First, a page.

Baba Ijesha: What Yoruba Nollywood owes us

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Since the news of alleged child sexual exploitation by popular actor, James Olanrewaju Omiyinka, aka Baba Ijesha, broke, some Nollywood actors of the Yoruba genre have exchanged insults and rebukes among themselves. I have no wish whatsoever to litigate their differences but hope that this matter would be a wake-up call to realise they have more work to do as cultural ambassadors. I say this because there seems to be a profound ignorance among Baba Ijesha’s fans who think the manner he was apprehended was a “set-up.” Some of them even raised exceedingly dumb questions about the alleged victim. With such steeped ignorance, you know those ones will run into trouble at some point.

 

One only needs to scroll through the comments section of many news media sites to realise these folks do not have the faintest clue of how the law operates. Their ignorance is one of the reasons rape is prevalent in Nigeria. Admittedly, some people are rapists because they are psychopathic, but so many others also rape because they are deeply uninformed about the parameters of what is allowable in relationships based on sex. Nigeria itself is partly to blame for that problem.

For far too long, sexual relationships have had varied codes in Nigeria. The refusal of 11 states in northern Nigeria to adopt the Child Rights Act of 2003 has left a window open for men with paedophilic instincts to abuse children in the name of religion. In other places through Nigeria, the ignorance of what the law entails and the unwillingness of state officials to even consistently enforce it has allowed paedophiles operate without fear of being apprehended. Licentious adults that should know better freely walk the streets without being tagged sex predators.

As a cultural industry, Nollywood can do better to educate the public on the legal dimensions of sex and sexual relationships. When Baba Ijesha’s colleagues cease barracking at one another, they should take up the challenge of instructing their audience about reality beyond the tawdry ideas of good vs. evil they frequently espouse in their films.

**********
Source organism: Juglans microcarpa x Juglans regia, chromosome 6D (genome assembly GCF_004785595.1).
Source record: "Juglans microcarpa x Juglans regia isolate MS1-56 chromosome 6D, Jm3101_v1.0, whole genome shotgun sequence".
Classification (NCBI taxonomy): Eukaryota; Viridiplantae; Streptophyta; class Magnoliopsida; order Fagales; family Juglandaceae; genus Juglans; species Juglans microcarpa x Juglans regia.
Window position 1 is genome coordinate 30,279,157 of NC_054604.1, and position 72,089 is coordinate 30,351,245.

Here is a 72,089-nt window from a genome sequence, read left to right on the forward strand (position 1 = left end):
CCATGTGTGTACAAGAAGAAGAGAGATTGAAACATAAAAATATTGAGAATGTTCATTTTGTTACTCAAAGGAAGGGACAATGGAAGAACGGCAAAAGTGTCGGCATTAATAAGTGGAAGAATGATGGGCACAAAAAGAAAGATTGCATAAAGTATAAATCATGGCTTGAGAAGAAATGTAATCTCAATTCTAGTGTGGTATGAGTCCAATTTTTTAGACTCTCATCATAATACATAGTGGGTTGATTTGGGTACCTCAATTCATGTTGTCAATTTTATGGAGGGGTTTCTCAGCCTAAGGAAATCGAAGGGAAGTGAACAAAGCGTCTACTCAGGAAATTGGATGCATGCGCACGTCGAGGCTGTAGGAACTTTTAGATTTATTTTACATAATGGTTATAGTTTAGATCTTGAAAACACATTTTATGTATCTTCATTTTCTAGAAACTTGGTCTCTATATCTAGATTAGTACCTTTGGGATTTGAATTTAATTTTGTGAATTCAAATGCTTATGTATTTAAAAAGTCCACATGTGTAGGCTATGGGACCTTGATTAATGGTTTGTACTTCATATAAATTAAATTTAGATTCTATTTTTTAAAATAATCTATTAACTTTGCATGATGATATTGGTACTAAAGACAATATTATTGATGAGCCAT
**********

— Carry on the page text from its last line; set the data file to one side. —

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First, for all those who think a grown man who touched a child inappropriately was set up, only one thing matters and it is the age of the alleged victim. The ignoramuses with highfalutin opinions on the issue had better absorb this lesson as quickly as possible before they learn the hard way. It does not matter if a minor invites an adult male (or vice versa) to her house, removes her clothes, and jumps on him. The onus is still on the adult to extricate himself from the compromised setting. There is nothing like a “consensual” relationship with a minor or that the young woman could have resisted or the man was entrapped. Unless they tied his legs, he had the option of walking away.

One cannot say for certain whether Nigerian law officials carry out routine Internet sting operations to entrap people who harbour paedophilic intentions, but elsewhere, the law allows the use of deception to discover people who could have committed the crime. In western societies, there are many men in jail who were arrested while soliciting sex with a minor online. These men thought the person at the other end was a child, but it was a police officer. The moment they were given an address and the men carried their legs to the location, they were already halfway to jail. Once the law establishes that the men took a “substantial step” to meet the girl, it is taken for granted that they would have gone ahead with the crime anyway. It does not matter that there was no actual victim involved or that they had noble intentions in going to meet the supposed young woman, the fact that they did not cease communication immediately is enough to get them locked away for a very long time as a potential sex offender. Child sexual exploitation is a serious matter, and those making excuses need to wake up.